New directions

Fifty-one years ago this weekend, a big festival took place that redefined this area. Last year, that Woodstock Festival was set to be commemorated with an anniversary fest. It didn’t happen as planned.

Rolling Stone recently published a comprehensive piece on what went wrong, fascinating reading for anyone who’s been inundated with the original 1969 event’s mythology and wonders how things have changed this last half-century. It’s a sad accounting for all who touched in on the would-be commemoration’s slow demise.

I spoke exactly a year ago with events promoter Michael Lang, who comes off as a naively optimistic wheeler-dealer in Rolling Stone’s complex narrative. “I’m getting together with some of the old crew, spending some time together over the weekend,” Lang explained at that time from the Thruway he was once said to have helped close.


He wouldn’t get specific about who “the old crew” might mean. A somewhat familiar woman’s voice chimed in, “We’re having a good time already. We should all be contemplating our navels this weekend.” She wouldn’t give her name. Lang giggled as she, then he, echoed an old Stephen Stills’ song, “Love the one you’re with.”

Covid’s arrival pushed any thoughts of a proposed Woodstock 51 event from everyone’s mind. But the Black Lives Matter movement raised a different Lang memory for me.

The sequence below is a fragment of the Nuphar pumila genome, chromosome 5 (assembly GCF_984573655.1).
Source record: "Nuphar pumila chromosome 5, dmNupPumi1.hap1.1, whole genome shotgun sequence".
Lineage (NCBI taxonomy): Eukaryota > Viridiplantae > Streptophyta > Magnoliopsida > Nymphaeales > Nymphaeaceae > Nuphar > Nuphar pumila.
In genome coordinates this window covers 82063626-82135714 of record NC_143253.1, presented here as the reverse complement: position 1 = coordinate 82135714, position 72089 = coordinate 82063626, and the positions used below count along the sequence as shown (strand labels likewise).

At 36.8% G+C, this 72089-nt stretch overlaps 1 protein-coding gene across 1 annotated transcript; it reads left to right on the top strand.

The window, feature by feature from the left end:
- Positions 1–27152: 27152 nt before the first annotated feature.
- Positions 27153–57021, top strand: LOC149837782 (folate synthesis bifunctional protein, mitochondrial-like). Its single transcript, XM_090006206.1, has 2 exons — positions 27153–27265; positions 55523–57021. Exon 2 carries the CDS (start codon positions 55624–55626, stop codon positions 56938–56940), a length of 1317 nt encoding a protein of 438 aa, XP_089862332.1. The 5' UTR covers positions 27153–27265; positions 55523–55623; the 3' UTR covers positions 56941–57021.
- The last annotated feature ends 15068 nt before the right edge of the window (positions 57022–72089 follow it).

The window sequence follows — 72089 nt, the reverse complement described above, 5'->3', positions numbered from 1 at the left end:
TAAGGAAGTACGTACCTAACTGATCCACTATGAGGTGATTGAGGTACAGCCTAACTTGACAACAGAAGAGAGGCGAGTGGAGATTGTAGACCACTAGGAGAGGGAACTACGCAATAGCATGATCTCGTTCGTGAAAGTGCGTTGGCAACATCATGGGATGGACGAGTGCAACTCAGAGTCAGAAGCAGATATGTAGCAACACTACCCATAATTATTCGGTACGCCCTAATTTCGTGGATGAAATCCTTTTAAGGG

It was the late autumn of 2011, just under a month after Occupy Wall Street was forced out of Zuccotti Park. Michael and his wife joined a meeting we’d put together with several activists who had proclaimed themselves among the leaders of Occupy. Michael listened as others spoke about the importance of their movement, and he then suggested the time would be ripe for a moment-defining event, perhaps on tribal lands somewhere. You could work with the sovereignty-allowed reservations.

The activists scoffed, more comfortable in their own trajectories at the time. Lang moved on. The times moved on.

Nine years is an eternity, 50 years a generational shift. Someday something new will prove cathartic for a generation again, as first Woodstock and then Altamont once did for another generation. I suspect it will come from a new direction.

Anyone seen Beyonce’s “Black Is King” yet?

Read more installments of Village Voices by Paul Smart.